You’ve been asked a million times but we’re going to ask, too…why in a sea of reuse did you decide to launch Bib + Tuck and how is it different?

Bib + Tuck is all about giving and taking, not just giving or taking. There are a lot of places online where you can sell your clothes but we didn’t like the existing dynamic. We set out to create a community where real money was secondary to participation. Bib + Tuck is more than just a marketplace. We are a brand, a lifestyle, a community, a point of view. At Bib + Tuck, you won’t have to scroll through pages of mom jeans and Juicy sweatpants to find something you like. It’s a beautifully curated experience.

Do you think clothes sharing is the new green?

Yes, absolutely. I used to be the kind of shopper that would buy five tops for under $100 at Forever 21. At the time, it seemed like a guilt-free way to stay on trend. I would use one or two; the rest would stay in my closet for a few years, and be disposed years later. There’s no excuse for this now. Being able to easily share/sell your clothes is a game changer. Now, when you purchase a garment, you can buy pieces that are more valuable and higher quality because you’ll be able to trade them in for something else or get a return on it. Essentially, clothes sharing lengthens the lifetime of a garment. And if every American reused just one shirt, we’d save 210 billion gallons of water. That’s big.

When it comes to women being original in how they dress, do you think there’s a level of fear or apprehension to do something different? To look different than the mannequins in the Forever 21 windows?

I like to think that there’s a movement underway where people are shifting their attitudes and willing to pay a little more for clothing produced in ethically sound conditions, and for clothing that honors craftsmanship and uniqueness over fast fashion. We are doing our part as a company to communicate that importance of replacing that faster cheaper mentality with a a triple bottom line that accounts for the social and environmental costs of goods. The disaster in Bangladesh represents rock bottom. I think people are realizing that someone, somewhere is paying the price for what seems like harmless and inexpensive retail therapy here in the Western world. We’re still a long way from where we should be, but the sudden rise of second hand marketplaces means we’re moving in the right direction.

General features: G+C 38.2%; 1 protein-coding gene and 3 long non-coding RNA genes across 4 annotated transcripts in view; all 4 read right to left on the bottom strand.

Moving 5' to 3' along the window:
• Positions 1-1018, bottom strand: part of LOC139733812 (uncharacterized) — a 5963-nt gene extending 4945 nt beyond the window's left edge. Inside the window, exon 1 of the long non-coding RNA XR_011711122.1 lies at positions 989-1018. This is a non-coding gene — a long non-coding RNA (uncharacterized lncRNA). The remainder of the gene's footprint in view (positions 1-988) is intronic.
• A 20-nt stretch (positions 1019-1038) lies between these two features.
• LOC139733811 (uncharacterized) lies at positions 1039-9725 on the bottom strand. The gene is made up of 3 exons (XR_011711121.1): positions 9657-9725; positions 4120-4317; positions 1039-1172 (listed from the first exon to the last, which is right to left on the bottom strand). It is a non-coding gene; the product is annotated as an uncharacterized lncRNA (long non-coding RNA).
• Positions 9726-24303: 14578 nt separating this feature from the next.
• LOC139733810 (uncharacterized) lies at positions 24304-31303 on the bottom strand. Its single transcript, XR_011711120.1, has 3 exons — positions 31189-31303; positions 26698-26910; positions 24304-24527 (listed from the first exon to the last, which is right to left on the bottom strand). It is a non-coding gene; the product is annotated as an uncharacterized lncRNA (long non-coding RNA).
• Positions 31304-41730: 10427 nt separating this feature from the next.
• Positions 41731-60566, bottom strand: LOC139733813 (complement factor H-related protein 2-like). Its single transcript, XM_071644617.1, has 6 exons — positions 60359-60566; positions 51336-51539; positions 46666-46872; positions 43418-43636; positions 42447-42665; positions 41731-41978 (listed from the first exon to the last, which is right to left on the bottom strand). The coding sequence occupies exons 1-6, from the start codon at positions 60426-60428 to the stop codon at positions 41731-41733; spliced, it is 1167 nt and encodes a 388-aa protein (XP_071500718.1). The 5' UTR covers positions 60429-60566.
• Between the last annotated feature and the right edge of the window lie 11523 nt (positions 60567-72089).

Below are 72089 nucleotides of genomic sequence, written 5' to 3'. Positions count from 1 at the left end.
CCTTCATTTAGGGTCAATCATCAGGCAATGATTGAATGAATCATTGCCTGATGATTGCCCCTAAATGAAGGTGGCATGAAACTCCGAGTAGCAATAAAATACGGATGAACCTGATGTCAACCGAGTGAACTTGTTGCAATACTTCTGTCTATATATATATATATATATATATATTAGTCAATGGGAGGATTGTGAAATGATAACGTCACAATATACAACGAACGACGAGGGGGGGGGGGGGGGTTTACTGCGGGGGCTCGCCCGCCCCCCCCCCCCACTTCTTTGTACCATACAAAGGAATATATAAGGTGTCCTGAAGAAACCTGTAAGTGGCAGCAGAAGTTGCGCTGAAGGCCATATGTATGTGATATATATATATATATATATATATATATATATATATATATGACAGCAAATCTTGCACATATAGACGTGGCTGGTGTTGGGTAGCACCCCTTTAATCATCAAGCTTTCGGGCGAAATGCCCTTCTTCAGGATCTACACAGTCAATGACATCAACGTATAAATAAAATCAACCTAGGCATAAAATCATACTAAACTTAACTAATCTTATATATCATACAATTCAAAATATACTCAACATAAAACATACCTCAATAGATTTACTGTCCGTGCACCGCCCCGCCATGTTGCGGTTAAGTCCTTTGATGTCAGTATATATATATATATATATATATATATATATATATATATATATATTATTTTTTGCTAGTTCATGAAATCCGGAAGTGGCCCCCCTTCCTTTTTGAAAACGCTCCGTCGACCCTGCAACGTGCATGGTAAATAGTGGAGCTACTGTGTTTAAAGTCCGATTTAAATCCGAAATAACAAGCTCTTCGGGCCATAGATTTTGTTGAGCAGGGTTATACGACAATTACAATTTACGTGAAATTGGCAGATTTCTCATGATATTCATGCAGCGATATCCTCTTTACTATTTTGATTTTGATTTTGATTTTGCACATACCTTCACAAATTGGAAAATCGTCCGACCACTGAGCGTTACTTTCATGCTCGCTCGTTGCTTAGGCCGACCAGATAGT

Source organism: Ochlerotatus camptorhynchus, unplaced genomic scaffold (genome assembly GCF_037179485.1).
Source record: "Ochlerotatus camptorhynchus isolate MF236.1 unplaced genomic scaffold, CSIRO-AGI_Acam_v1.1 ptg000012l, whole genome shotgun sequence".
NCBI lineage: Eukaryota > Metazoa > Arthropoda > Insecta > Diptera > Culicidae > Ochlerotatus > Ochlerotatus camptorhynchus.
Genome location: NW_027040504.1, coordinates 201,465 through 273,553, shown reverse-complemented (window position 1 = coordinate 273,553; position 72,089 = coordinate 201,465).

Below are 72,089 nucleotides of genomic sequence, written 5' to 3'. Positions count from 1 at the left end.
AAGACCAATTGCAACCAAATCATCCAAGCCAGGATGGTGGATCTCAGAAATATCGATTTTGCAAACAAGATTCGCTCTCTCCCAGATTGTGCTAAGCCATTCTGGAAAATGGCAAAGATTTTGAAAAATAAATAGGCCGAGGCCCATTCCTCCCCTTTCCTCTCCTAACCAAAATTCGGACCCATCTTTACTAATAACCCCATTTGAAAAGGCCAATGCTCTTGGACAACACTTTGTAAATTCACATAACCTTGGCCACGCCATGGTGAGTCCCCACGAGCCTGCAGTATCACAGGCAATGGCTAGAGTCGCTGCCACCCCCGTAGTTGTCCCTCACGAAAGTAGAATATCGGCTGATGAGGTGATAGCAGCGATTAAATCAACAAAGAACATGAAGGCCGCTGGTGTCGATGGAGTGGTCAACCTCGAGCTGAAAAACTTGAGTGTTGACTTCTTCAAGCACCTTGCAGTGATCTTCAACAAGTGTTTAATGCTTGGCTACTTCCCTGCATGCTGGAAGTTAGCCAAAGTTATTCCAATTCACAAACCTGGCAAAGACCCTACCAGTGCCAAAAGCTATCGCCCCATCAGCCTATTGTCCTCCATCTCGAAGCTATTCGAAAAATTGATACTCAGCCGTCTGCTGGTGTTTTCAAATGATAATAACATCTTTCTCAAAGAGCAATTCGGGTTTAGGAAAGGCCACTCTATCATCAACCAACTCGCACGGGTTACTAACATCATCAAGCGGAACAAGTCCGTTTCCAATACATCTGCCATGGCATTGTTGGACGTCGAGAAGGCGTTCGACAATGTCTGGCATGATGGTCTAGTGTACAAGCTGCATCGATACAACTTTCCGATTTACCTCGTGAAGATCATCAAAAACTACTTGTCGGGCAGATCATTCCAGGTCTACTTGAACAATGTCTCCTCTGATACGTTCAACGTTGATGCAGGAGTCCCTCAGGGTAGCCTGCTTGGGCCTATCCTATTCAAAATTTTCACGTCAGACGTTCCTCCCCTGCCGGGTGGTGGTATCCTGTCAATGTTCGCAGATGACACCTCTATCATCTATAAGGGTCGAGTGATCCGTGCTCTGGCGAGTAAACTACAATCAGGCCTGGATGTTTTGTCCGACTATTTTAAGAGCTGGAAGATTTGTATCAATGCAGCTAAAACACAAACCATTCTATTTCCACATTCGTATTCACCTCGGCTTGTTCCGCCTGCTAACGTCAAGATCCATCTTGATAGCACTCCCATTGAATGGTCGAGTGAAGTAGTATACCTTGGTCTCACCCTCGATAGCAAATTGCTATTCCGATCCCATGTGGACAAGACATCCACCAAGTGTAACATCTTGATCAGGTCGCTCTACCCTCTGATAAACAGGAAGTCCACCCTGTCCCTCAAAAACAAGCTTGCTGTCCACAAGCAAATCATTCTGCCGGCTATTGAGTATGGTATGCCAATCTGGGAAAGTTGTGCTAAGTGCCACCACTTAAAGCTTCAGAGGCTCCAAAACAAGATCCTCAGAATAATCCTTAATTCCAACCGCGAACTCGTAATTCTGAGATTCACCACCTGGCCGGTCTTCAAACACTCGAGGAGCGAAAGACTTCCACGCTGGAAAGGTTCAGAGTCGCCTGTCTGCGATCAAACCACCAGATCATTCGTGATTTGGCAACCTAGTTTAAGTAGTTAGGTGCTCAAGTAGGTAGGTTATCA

Bib + Tuck, clothes swapping, eco-fashion, sustainable fashion, green fashion, ethical fashion, sustainable style, eco-fashion websites, Sari Azout, collaborative consumption

You’ve gotten some great people to share on Bib + Tuck, how do you go about getting new people and do they already follow you?

We have never paid a cent for followers or influencers. People are naturally excited by what we’re doing. The pre-owned, secondhand market doesn’t really have that cool factor and appeal, so we set out to make barter sexy and present second hand clothing in a visually appealing way. When you create something people love and need, the product spreads virally and organically.

What’s your best bit of sales advice to a person who has only bought new their whole life?

I’ll say this: The average garment requires 135 liters of water to make, enough to meet the needs (three glasses a day) of 45 people. 800 million people are living with no access to clean water. I’ll then say that most, if not everything I’m wearing I got on Bib + Tuck, and show them the goods. Tucking is the new shopping. It’s a no-brainer.